Grand Simplification: Know thyself

Gardeners spend hours pouring over seed and nursery catalogues, looking at books, thinking about colours, bloom times, soil conditions. They might even consider plant succession through the seasons, foliage shapes and textures, winter interest.

One thing they often don’t consider: the gardener.

When I first stuck my spade into the soil in this garden, I was 35 years old. There’s a big difference between the life and times of a 35-year-old and a 57-year-old gardener. Energy. Optimism. Experience.

Not to suggest I had more of them all back then. I trained for my first marathon at age 50. That eats up a lot of time. Our three kids were younger then, too. In fact, one of them hadn’t been conceived yet. I learned that kids don’t always need less attention as they reach their teens…

All this is to say that the gardener, his or her life, how much of it can be devoted to the garden, and doing what; how the garden and gardener can best cohabit: all these things too often get forgotten.

I suspect that many garden failures, amongst which I include what is or isn’t happening in my own front yard, come about because someone has bitten off more than they can chew. They’ve fallen in love with the abstract, forgetting that what they’ve dreamt will ask something real.

Weeding a garden is like walking a dog. Adding mulch and compost is like feeding or grooming. They must be done. If you don’t want to do them, you must find alternatives.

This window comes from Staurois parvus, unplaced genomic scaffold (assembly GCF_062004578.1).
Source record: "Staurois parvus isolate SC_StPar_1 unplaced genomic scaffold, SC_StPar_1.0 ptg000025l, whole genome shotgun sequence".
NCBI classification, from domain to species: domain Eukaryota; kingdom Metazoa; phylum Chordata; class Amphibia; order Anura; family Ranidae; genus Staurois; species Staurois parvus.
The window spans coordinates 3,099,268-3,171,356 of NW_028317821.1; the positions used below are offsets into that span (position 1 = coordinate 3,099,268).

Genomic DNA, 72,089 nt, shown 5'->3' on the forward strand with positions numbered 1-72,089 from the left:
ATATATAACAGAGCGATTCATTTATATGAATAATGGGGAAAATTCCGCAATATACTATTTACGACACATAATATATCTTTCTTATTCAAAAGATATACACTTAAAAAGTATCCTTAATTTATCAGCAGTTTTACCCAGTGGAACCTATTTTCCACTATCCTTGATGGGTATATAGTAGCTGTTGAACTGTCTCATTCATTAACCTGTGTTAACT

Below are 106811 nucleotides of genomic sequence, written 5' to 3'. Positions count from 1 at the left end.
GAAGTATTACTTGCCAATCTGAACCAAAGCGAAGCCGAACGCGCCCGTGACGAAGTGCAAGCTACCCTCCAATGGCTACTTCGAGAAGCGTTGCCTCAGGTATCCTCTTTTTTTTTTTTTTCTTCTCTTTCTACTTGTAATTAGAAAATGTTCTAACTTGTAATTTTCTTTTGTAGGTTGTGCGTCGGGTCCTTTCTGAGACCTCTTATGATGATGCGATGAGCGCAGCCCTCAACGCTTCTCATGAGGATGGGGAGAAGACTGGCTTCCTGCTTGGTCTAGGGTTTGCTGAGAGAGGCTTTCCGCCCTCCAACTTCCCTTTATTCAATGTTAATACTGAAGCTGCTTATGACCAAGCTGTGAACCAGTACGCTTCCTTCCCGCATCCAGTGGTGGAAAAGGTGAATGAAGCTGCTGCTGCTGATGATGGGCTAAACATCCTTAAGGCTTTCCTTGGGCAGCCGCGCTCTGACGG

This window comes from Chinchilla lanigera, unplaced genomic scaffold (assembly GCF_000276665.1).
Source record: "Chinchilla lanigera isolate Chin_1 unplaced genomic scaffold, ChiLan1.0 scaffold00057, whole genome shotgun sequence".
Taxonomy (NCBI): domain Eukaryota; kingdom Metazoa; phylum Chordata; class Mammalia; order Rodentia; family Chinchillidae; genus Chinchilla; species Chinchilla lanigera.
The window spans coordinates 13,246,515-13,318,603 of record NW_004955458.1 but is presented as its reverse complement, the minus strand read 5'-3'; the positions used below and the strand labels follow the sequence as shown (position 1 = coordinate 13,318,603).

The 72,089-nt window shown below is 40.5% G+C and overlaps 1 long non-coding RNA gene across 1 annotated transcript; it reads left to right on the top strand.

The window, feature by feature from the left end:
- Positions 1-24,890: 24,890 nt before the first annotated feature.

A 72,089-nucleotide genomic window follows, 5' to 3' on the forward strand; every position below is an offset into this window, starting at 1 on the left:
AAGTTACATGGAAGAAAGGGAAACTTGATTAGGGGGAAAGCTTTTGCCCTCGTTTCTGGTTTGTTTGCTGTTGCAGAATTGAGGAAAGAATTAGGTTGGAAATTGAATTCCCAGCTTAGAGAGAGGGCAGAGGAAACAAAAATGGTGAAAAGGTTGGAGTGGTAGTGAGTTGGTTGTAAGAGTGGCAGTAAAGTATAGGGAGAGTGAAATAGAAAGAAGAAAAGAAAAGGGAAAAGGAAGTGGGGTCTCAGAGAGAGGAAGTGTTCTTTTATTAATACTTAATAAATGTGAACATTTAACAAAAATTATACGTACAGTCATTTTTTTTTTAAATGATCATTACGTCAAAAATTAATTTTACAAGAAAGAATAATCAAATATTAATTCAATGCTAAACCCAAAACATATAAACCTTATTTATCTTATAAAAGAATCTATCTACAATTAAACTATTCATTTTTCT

The thing that we gardeners need to know best is ourselves. What do we want from our garden, and what are we prepared to do to get it? Self analysis is as important as soil analysis. Why do we often leave it as an afterthought?

As small as it is, my garden is too complex and demanding for the busy life I have. That’s my personal epiphany. Now, what am I to do about it? That’s my challenge, should I choose to accept it.


  1. Helen, "age" is one reason, I am trying to simplify my garden (although it might not look simple). This will be a retirement home and I am trying to plan. The lawn and hedge trimming can be hired out to a garden maintenance firm when I am no longer able to do it. The Lime Walk-trim hedge,trees, mulch-done. The Serviceberry Alee-bit of pruning, mulch-done. The Kitchen Garden, raised beds so you can do as little or as much as you want. The Flora Glade, planting a mix of trees and shrubs with groundcovers at the base, hopefully will just be a bit of weeding and pruning (should be able to hire that out as well) apply mulch to bare spots-done. I hope that this is not just wishful thinking and is works out in the end. The only way to know is, wait!

  2. The best I can do is plant in island beds that the 70 y.o. Mr. Laneley can mow around with ease without taking out too many plants, mulch with the pine straw that's falling anyhow and has to go somewhere, and be prepared for the little bulldozer to take it all out after I fall on my ancient face in the garden, one day.

    Plant succession and year-round fragrance is my goal, achieved by forcing hyacinths for the coldest days of winter. The rest of the year, I strive for succeeding plants to out-distance weeds.

  3. As we say in Tennesse, "I hayere that!". Each day I look at the garden, sigh and know that it is too much. But the funny thing is, those chores always wait for us to get around to them, or fix themselves by replanting something else. It might have been a weed at one time, like those white asters, but are now welcome friends. 🙂

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